Farewell to brave RAF veteran Bill

War veteran Bill Rafter
War veteran Bill Rafter

A FORMER Prisoner of War who was an eyewitness to the atomic bomb that wiped out Nagasaki has died at a care home in Pickering.

Bill Rafter, who was 93 years old, passed away peacefully at Whitby Road Home.

He served with the RAF during the Second World War, but was captured in 1942 after the fall of Java.

What followed was three years of gruelling hard labour, building underground tunnels and living off meagre rations of rice and soup.

But it was in 1945, after being moved to a POW camp eight miles away from the Japanese city of Nagasaki, that he witnessed the atomic blast that all but ended the war.

His proud daughter Sheila says her father would rarely talk to her or her sister Carole about the horrors he experienced during the war.

“He talked about the explosion as like being a ‘dozen cameramen letting off their flashes at once’.

“However, he rarely ever spoke about what happened. He sometimes told about walking past Japanese civilians whose skin was hanging off them like rags.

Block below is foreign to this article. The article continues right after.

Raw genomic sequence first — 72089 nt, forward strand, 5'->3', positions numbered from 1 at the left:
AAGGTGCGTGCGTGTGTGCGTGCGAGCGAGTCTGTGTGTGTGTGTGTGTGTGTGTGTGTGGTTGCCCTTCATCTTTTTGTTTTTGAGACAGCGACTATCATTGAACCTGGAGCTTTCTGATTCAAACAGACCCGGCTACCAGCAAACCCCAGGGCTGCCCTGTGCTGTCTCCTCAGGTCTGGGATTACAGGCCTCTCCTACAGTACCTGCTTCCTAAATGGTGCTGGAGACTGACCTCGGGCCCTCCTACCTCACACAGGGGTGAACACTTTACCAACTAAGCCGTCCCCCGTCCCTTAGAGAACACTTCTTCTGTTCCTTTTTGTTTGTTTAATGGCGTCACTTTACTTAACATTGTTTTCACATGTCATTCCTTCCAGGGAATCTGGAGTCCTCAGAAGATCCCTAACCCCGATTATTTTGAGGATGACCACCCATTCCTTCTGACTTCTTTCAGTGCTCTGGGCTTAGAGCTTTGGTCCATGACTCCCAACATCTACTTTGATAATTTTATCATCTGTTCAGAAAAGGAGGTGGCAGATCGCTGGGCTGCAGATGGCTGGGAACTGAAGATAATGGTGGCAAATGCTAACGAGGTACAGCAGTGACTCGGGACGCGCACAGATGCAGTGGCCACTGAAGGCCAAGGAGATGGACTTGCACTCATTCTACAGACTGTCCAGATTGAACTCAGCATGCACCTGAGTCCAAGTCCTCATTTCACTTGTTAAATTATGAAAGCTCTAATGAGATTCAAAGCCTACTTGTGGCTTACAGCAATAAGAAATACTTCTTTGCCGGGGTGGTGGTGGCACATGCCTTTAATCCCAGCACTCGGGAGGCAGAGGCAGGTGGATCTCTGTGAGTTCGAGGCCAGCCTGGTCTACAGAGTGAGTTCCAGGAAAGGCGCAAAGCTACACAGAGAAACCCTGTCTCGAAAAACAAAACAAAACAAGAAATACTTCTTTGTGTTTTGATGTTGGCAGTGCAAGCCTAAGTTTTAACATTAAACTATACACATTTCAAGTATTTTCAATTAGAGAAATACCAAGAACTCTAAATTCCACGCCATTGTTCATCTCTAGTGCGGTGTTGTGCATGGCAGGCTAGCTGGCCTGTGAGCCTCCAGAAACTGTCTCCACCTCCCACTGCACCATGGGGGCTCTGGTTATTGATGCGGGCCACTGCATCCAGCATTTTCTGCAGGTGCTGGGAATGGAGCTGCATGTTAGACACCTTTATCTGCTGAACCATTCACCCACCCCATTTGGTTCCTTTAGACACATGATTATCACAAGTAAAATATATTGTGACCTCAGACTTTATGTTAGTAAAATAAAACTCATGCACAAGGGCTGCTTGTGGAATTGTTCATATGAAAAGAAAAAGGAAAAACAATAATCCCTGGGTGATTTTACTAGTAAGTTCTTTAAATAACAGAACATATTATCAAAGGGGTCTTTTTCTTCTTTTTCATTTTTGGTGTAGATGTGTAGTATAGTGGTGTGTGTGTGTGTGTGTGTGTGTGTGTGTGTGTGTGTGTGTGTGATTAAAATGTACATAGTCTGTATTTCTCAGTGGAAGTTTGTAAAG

“He would often have nightmares about what happened.”

Originally from Warrington, Mr Rafter moved to Scarborough after the war, after he was stationed here to “put some meat back on his bones”.

It was during this recovery time that he fell in love with the town, and a woman called Jessie.

They met in 1946, and married the following year.

He worked for the Gas Board for the rest of his career as a fitter, but he still maintained close ties to his past.

He was the standard bearer for the Far East Prisoner of War Association, which he used to proudly carry at events and services until he was no longer able to on health grounds, which he largely attributed to the Nagasaki bomb.

However, Sheila says that despite the pride her father felt for his actions during the war, he was still left with psychological wounds that stayed with him until the end.

“After the war, I think he was unable to have any really close friends, simply because he was worried that if he did, somehow, they would be taken away from him like so many were during the war.”

The funeral takes place today at 2pm at Woodlands Crematorium, Scarborough. Family flowers only, but the family are welcoming donations to the Help For Heroes charity, and a plate for this will be provided at the service.